Women activists across the Western Balkans emphasize empowering Roma can break them free from violence
Date: Wednesday, April 14, 2021
Around 100 Roma women activists, civil society representatives and government officials from the Western Balkans and Turkey gathered virtually on International Roma Day to discuss best practices on preventing and responding to violence against Roma women at the webinar “Intersectional solutions to eliminate violence against Roma women and girls.”
“I believe that education of Roma women should be a priority. We should invest in empowering Roma women to support women survivors of violence. At the same time, Roma women’s organizations should be empowered to support Roma women survivors,” said Manjola Veizi, the Executive Director of the National Network of Roma and Egyptian Women from Albania, who got married at an early age and now is advocating for a world where no Roma girls are victims of child marriage. She added: “Employment is also a very important pillar. If we want to empower women to leave violent environments and change the narrative of their lives, we have to empower them and offer them a job.”
The webinar, informed by the CEDAW concluding observations for the Western Balkans and findings of the Council of Europe's Group of Experts on Action against Violence against Women and Domestic Violence (GREVIO) reports for Albania, Montenegro and Serbia, underscored the heightened risk of all forms of violence and discrimination against Roma women due to patriarchal norms and poor socio-economic conditions, despite the fact that the Western Balkans countries have ratified the Istanbul Convention.
All forms of violence faced by Roma women have been exacerbated by the COVID-19 pandemic. Because of restrictions, Roma women who experienced violence faced obstacles in accessing protection services from responsible institutions.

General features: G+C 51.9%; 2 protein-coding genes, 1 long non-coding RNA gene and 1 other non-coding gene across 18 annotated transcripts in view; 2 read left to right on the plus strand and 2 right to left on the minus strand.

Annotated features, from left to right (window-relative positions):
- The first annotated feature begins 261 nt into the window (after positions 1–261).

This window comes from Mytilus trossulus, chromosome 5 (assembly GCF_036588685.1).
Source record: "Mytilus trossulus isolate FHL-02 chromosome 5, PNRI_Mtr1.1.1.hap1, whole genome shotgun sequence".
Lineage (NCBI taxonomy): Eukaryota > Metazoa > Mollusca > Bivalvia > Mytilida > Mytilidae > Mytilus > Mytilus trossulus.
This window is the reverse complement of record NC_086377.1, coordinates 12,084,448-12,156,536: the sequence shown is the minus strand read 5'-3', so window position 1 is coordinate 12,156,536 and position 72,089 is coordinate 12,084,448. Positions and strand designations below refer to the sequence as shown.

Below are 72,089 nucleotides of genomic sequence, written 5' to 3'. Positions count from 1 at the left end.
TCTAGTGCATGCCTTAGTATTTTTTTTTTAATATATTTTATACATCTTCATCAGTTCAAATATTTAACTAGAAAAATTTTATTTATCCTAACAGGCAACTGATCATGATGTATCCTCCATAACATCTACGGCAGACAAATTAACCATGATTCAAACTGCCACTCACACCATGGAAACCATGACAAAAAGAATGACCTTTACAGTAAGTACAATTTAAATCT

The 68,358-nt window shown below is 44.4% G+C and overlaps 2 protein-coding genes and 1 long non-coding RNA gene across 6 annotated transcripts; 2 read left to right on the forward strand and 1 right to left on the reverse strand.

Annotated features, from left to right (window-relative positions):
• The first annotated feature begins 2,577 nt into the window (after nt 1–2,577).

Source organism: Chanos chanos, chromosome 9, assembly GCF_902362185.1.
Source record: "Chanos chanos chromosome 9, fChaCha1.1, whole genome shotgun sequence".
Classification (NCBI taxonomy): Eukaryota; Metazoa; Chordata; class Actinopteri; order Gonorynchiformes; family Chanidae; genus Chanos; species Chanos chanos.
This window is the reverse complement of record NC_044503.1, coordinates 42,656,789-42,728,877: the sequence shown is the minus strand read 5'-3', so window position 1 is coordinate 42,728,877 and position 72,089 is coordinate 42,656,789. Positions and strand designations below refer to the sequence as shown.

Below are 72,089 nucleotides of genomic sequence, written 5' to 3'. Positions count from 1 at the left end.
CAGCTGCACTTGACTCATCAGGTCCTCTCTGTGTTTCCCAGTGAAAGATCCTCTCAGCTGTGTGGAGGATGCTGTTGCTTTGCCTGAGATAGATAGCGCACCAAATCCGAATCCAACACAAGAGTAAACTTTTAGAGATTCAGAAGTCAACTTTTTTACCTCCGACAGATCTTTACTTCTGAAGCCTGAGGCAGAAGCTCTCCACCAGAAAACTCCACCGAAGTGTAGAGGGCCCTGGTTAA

“We need to take into account the specific needs of women who face multiple and intersecting forms of discrimination and disadvantages. And Roma women, as members of a minority ethnic group, are the case in point. Interventions need to take their individual rights into account and be sensitive to their situation and needs and in relation to the specific form of violence they experience, so Roma women can live a life free from violence and with effective protection. There cannot be equality between men and women as long as women experience violence,” said Iris Luarasi, first Vice-President of GREVIO.
Furthermore, Luarasi highlighted a few recommendations that the countries may take into account to prevent and respond to violence against Roma women, especially in light of the COVID-19 outbreak:
- Develop specific measures to sensitize women and men from Roma communities on the criminal nature of violence against women;
- Guarantee Roma women and girls’ access to education and reduce the risk of child, early and forced marriages (CEFM);
- Adopt and implement policies and programmes to overcome the educational barriers faced by Roma women and girls, and take effective measures to retain Roma girls in school;
- Continue to raise awareness among Roma communities about the harmful effects of CEFM on the education, health and development of girls;
- Take measures to prevent stigmatization and prejudice against Roma women among medical practitioners and state representatives;
- Increase the political support for the role of women’s CSOs providing support to Roma women, including at the local level;